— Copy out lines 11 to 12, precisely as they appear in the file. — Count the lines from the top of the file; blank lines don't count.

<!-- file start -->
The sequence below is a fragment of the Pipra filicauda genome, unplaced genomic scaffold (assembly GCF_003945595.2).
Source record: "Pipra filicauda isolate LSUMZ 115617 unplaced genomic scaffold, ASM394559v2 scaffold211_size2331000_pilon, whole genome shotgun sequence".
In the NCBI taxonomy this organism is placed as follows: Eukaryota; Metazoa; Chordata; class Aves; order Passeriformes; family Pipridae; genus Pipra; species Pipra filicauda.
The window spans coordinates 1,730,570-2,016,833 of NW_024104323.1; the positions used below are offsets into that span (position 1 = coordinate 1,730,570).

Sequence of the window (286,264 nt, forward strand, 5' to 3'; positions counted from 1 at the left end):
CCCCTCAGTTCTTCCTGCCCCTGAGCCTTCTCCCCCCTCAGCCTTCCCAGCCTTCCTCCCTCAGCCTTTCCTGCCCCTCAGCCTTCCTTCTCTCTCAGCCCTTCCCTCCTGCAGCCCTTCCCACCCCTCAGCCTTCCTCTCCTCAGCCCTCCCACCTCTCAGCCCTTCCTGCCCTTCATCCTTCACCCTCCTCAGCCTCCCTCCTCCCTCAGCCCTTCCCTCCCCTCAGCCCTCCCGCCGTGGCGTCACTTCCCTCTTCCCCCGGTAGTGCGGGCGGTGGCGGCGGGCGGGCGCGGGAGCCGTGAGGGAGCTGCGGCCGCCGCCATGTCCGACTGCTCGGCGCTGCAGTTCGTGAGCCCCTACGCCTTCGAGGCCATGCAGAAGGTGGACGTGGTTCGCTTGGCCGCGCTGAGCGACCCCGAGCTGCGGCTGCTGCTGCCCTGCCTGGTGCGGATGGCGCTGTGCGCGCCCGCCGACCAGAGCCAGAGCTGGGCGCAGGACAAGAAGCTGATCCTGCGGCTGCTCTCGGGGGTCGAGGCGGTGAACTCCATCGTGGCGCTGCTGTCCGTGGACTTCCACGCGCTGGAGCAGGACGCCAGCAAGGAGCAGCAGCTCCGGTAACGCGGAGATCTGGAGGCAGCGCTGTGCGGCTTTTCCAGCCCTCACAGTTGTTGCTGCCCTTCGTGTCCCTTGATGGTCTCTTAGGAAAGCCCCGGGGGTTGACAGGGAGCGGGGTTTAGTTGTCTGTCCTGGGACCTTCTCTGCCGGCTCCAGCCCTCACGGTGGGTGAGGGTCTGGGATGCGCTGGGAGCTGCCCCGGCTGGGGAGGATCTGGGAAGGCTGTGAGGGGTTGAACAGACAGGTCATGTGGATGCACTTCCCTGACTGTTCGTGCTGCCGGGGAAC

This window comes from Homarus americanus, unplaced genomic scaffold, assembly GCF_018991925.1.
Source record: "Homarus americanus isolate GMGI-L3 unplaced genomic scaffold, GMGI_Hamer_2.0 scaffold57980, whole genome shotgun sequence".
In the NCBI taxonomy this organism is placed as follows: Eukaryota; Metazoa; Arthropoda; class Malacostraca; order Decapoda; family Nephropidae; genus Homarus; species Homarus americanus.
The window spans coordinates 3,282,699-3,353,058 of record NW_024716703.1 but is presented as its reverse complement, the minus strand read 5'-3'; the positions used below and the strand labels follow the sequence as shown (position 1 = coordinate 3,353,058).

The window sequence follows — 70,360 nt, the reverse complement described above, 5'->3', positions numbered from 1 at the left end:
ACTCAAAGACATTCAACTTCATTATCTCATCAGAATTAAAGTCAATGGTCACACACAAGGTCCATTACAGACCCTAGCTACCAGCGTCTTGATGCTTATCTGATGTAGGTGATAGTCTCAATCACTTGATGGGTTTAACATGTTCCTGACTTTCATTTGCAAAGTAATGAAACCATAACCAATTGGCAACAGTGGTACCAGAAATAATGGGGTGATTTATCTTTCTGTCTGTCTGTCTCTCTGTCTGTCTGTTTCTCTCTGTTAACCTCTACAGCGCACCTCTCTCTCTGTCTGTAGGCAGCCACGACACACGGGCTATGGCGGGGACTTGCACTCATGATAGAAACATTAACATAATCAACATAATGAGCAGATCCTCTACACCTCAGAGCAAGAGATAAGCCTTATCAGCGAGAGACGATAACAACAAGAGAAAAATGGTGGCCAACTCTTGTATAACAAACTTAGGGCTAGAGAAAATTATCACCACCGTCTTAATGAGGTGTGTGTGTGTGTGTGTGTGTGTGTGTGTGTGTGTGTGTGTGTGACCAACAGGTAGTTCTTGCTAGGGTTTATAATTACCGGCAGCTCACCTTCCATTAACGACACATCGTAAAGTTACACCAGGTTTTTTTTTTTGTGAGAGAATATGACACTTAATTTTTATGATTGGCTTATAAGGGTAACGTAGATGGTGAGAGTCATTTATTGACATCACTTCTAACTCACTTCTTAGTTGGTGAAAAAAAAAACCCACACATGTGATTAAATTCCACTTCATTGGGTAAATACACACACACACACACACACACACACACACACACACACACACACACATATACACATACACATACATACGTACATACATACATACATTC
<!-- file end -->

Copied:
The window sequence follows — 70,360 nt, the reverse complement described above, 5'->3', positions numbered from 1 at the left end:
ACTCAAAGACATTCAACTTCATTATCTCATCAGAATTAAAGTCAATGGTCACACACAAGGTCCATTACAGACCCTAGCTACCAGCGTCTTGATGCTTATCTGATGTAGGTGATAGTCTCAATCACTTGATGGGTTTAACATGTTCCTGACTTTCATTTGCAAAGTAATGAAACCATAACCAATTGGCAACAGTGGTACCAGAAATAATGGGGTGATTTATCTTTCTGTCTGTCTGTCTCTCTGTCTGTCTGTTTCTCTCTGTTAACCTCTACAGCGCACCTCTCTCTCTGTCTGTAGGCAGCCACGACACACGGGCTATGGCGGGGACTTGCACTCATGATAGAAACATTAACATAATCAACATAATGAGCAGATCCTCTACACCTCAGAGCAAGAGATAAGCCTTATCAGCGAGAGACGATAACAACAAGAGAAAAATGGTGGCCAACTCTTGTATAACAAACTTAGGGCTAGAGAAAATTATCACCACCGTCTTAATGAGGTGTGTGTGTGTGTGTGTGTGTGTGTGTGTGTGTGTGTGTGTGTGACCAACAGGTAGTTCTTGCTAGGGTTTATAATTACCGGCAGCTCACCTTCCATTAACGACACATCGTAAAGTTACACCAGGTTTTTTTTTTTGTGAGAGAATATGACACTTAATTTTTATGATTGGCTTATAAGGGTAACGTAGATGGTGAGAGTCATTTATTGACATCACTTCTAACTCACTTCTTAGTTGGTGAAAAAAAAAACCCACACATGTGATTAAATTCCACTTCATTGGGTAAATACACACACACACACACACACACACACACACACACACACACACACACATATACACATACACATACATACGTACATACATACATACATTC